so after the gastronomic high of an italian culinary holiday, an italian meal back home is kinda anticlimactic and second-rate, so really, what’s the point?

    Jul 4, 2006 | 5:03 pm

  7. gonzo says:

    btw, what camera do you use? i’ll be in europe myself in sept and i need a camera. is a canon powershot A700 good enough for holiday snaps, macro shots of food, etc etc? have no clue when it comes to cameras but i’d like to get a decent one for a change.

    Jul 4, 2006 | 5:08 pm

  8. Marketman says:

    Everyone will laugh when they find out I use a Canon Ixus 430 which is just a 4 megapixel camera that is two years old and I have taken 13,000 pictures with…it’s the instamatic equivalent of digital cameras! Heehee. I almost bought one of those fancier bigger Canon’s but my wife says I couldn’t handle it…

    Jul 4, 2006 | 5:15 pm

  9. virgilio says:

    That reminds me that I have yet to make mozzarela with cherry tomatoes we grow in the garden this summer. The tomatoes are not ripe yet as the weather has been rather erratic this year. Basils are abundant though. And huge! Bad weather most of the time in June this year. Did you and your family cover Vienna during this trip?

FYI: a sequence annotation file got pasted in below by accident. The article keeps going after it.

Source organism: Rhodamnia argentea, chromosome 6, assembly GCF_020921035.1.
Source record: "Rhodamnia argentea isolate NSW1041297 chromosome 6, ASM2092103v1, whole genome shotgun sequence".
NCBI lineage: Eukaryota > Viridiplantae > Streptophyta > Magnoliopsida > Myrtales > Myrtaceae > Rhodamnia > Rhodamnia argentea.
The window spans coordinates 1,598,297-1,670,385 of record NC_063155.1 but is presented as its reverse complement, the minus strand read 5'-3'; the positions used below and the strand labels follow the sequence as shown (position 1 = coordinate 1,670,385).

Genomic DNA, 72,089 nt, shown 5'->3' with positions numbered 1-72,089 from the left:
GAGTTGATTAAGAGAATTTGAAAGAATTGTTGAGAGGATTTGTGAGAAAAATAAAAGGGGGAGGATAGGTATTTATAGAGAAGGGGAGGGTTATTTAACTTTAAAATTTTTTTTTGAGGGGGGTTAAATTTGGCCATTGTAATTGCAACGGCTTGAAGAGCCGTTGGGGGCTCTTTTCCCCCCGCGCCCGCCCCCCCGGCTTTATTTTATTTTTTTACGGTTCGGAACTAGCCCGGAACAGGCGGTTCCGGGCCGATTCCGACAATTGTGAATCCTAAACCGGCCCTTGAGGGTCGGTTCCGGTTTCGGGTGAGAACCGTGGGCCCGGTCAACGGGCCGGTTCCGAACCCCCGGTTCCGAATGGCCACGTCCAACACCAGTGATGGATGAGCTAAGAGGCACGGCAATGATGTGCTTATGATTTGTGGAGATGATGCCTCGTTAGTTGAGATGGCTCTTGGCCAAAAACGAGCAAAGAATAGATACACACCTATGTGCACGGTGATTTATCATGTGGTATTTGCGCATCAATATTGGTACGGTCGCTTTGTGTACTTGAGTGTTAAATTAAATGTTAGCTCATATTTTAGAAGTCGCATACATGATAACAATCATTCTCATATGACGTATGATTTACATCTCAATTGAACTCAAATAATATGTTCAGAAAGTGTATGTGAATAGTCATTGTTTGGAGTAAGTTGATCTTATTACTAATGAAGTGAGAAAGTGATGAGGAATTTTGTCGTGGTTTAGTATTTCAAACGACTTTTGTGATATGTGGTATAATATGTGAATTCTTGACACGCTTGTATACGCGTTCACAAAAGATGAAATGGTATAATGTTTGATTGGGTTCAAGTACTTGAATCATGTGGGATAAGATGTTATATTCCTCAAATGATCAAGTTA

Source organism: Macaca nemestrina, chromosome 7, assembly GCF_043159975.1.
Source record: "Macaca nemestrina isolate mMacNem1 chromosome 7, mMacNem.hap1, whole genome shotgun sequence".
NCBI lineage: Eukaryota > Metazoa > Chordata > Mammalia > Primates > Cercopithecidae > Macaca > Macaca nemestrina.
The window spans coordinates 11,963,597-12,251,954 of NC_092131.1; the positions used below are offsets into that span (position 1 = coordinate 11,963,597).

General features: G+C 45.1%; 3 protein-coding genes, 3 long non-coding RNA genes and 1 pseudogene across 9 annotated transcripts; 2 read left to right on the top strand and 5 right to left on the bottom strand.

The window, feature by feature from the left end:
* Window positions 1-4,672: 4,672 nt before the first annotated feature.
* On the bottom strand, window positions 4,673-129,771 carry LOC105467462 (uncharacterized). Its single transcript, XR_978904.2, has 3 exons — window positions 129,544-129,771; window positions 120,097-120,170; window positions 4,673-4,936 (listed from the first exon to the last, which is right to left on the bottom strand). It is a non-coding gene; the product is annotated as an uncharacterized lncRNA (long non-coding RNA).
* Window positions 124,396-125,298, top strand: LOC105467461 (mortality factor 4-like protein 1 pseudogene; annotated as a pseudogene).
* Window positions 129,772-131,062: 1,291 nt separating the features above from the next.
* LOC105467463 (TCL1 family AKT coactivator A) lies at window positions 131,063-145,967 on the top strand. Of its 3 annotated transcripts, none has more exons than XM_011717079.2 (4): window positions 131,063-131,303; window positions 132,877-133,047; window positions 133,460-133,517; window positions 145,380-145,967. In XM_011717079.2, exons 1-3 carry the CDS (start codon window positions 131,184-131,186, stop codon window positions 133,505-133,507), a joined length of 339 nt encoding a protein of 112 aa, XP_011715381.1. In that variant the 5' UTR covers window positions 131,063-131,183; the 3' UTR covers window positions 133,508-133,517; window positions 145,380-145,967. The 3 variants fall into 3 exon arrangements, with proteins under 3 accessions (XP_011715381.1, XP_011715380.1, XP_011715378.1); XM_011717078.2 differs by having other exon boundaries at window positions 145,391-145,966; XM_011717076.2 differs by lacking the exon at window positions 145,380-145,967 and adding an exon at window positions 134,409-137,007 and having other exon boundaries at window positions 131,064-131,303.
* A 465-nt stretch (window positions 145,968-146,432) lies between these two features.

Jul 4, 2006 | 6:00 pm

  10. Marketman says:

    Virgilio, good grief, it’s been eons…I thought you had overdosed on Dayap pie or something…no, unfortunately, we didn’t go by Vienna on this recent trip!

    Jul 4, 2006 | 6:24 pm

  11. Apicio says:

    We use to call them ichamatic. However, I overheard somebody once refer to a camera as paranoid which made me speculate whether it found itself surrounded by expensive and technologically advanced photographic equipment.

    Jul 5, 2006 | 8:58 am

  12. Mila says:

    I could never understand people who’d save on food when travelling, packing nissin ramen and crackers so they could go shopping. For me, travelling to a new place means tasting what a local would eat, and sometimes it’s a hit or miss proposition, but the experience is worth every penny.
    I’m enjoying reading the new posts.

    Jul 5, 2006 | 9:14 am

  13. Bay_leaf says: